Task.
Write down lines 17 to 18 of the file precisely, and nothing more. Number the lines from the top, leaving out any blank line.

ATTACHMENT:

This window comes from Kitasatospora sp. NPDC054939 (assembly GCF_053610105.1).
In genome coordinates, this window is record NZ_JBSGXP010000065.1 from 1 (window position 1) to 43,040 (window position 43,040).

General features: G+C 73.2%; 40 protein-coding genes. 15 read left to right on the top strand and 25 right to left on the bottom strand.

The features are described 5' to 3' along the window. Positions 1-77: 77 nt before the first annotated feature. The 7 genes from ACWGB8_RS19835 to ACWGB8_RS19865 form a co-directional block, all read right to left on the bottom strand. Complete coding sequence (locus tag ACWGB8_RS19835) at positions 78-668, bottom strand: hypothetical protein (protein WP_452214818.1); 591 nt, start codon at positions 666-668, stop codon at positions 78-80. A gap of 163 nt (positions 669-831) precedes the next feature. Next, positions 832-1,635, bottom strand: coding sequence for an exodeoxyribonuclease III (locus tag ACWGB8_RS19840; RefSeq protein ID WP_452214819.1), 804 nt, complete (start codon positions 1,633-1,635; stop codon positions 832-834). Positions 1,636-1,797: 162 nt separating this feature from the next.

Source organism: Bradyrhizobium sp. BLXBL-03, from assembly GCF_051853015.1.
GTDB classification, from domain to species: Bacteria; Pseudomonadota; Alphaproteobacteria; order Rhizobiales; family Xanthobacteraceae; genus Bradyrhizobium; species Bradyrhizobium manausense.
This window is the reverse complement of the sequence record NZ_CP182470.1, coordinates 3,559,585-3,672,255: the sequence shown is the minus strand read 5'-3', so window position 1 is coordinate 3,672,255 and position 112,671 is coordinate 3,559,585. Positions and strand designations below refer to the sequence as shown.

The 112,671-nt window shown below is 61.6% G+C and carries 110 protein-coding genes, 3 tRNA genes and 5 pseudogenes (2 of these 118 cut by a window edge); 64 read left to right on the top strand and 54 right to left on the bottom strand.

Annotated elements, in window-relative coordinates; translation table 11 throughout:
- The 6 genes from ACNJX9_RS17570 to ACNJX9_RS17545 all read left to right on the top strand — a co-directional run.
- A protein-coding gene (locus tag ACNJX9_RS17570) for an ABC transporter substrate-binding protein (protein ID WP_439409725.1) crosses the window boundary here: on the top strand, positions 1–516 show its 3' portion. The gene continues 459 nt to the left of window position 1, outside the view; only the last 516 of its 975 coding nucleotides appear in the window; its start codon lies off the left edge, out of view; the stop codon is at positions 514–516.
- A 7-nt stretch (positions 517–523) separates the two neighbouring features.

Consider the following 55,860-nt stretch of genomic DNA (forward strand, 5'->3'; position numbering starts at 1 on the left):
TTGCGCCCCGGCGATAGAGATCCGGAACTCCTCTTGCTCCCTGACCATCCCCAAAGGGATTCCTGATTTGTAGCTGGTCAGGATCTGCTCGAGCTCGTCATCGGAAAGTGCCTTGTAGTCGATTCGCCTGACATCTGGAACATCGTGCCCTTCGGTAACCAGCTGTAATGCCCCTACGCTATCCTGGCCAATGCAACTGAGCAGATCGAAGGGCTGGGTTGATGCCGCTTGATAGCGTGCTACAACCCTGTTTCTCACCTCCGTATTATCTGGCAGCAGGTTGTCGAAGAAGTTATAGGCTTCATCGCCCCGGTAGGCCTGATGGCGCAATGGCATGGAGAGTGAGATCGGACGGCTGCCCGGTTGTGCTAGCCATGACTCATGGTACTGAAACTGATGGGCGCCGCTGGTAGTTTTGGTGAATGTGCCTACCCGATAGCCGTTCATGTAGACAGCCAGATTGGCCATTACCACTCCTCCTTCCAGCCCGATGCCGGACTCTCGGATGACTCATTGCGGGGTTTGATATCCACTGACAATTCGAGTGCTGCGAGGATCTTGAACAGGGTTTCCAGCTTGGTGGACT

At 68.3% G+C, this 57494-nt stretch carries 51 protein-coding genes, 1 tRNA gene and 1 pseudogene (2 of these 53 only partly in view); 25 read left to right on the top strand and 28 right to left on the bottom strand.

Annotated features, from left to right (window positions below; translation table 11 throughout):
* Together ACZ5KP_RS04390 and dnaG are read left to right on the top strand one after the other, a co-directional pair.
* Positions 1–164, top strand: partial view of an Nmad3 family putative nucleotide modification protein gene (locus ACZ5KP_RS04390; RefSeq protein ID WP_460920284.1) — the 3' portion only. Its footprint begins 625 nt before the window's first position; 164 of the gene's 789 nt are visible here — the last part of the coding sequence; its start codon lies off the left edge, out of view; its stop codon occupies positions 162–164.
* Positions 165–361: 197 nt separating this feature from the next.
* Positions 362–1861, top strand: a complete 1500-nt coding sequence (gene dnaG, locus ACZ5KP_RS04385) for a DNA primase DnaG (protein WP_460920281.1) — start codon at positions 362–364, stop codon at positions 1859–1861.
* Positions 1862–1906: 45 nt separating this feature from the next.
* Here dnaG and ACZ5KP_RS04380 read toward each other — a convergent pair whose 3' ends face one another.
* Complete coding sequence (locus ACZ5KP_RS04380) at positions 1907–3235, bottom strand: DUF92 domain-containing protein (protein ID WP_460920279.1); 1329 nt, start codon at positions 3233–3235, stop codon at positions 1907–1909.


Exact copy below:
* Together ACZ5KP_RS04390 and dnaG are read left to right on the top strand one after the other, a co-directional pair.
* Positions 1–164, top strand: partial view of an Nmad3 family putative nucleotide modification protein gene (locus ACZ5KP_RS04390; RefSeq protein ID WP_460920284.1) — the 3' portion only. Its footprint begins 625 nt before the window's first position; 164 of the gene's 789 nt are visible here — the last part of the coding sequence; its start codon lies off the left edge, out of view; its stop codon occupies positions 162–164.